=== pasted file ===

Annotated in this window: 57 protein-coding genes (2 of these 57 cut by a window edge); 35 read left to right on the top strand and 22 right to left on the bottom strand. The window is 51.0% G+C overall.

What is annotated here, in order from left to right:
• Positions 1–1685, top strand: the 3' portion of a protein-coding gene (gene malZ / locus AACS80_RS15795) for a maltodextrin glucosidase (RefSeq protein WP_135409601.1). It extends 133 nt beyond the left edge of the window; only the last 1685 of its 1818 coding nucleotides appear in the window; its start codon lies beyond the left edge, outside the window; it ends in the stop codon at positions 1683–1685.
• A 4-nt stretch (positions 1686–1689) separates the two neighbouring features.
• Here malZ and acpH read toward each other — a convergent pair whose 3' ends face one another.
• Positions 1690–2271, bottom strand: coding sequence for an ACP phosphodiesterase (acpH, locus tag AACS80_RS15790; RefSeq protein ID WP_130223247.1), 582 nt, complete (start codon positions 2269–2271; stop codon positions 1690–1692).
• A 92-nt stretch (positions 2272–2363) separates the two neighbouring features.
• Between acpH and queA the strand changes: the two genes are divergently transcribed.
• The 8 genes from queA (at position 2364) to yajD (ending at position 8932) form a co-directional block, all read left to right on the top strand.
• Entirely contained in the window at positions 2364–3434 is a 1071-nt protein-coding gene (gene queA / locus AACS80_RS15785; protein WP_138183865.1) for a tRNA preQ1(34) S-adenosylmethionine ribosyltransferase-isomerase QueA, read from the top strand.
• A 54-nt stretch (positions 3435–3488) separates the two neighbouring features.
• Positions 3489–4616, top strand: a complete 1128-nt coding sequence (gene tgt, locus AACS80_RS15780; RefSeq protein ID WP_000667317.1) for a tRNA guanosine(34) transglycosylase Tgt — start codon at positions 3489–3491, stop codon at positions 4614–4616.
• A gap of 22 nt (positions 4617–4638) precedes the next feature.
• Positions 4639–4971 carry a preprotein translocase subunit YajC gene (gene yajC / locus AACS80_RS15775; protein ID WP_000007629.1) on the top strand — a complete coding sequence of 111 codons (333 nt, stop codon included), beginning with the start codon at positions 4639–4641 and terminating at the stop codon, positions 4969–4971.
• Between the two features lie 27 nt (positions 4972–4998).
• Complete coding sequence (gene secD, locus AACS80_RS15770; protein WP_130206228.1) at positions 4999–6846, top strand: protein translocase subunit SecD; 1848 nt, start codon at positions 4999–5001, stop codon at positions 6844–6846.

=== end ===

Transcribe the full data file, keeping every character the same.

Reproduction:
Annotated in this window: 57 protein-coding genes (2 of these 57 cut by a window edge); 35 read left to right on the top strand and 22 right to left on the bottom strand. The window is 51.0% G+C overall.

What is annotated here, in order from left to right:
• Positions 1–1685, top strand: the 3' portion of a protein-coding gene (gene malZ / locus AACS80_RS15795) for a maltodextrin glucosidase (RefSeq protein WP_135409601.1). It extends 133 nt beyond the left edge of the window; only the last 1685 of its 1818 coding nucleotides appear in the window; its start codon lies beyond the left edge, outside the window; it ends in the stop codon at positions 1683–1685.
• A 4-nt stretch (positions 1686–1689) separates the two neighbouring features.
• Here malZ and acpH read toward each other — a convergent pair whose 3' ends face one another.
• Positions 1690–2271, bottom strand: coding sequence for an ACP phosphodiesterase (acpH, locus tag AACS80_RS15790; RefSeq protein ID WP_130223247.1), 582 nt, complete (start codon positions 2269–2271; stop codon positions 1690–1692).
• A 92-nt stretch (positions 2272–2363) separates the two neighbouring features.
• Between acpH and queA the strand changes: the two genes are divergently transcribed.
• The 8 genes from queA (at position 2364) to yajD (ending at position 8932) form a co-directional block, all read left to right on the top strand.
• Entirely contained in the window at positions 2364–3434 is a 1071-nt protein-coding gene (gene queA / locus AACS80_RS15785; protein WP_138183865.1) for a tRNA preQ1(34) S-adenosylmethionine ribosyltransferase-isomerase QueA, read from the top strand.
• A 54-nt stretch (positions 3435–3488) separates the two neighbouring features.
• Positions 3489–4616, top strand: a complete 1128-nt coding sequence (gene tgt, locus AACS80_RS15780; RefSeq protein ID WP_000667317.1) for a tRNA guanosine(34) transglycosylase Tgt — start codon at positions 3489–3491, stop codon at positions 4614–4616.
• A gap of 22 nt (positions 4617–4638) precedes the next feature.
• Positions 4639–4971 carry a preprotein translocase subunit YajC gene (gene yajC / locus AACS80_RS15775; protein ID WP_000007629.1) on the top strand — a complete coding sequence of 111 codons (333 nt, stop codon included), beginning with the start codon at positions 4639–4641 and terminating at the stop codon, positions 4969–4971.
• Between the two features lie 27 nt (positions 4972–4998).
• Complete coding sequence (gene secD, locus AACS80_RS15770; protein WP_130206228.1) at positions 4999–6846, top strand: protein translocase subunit SecD; 1848 nt, start codon at positions 4999–5001, stop codon at positions 6844–6846.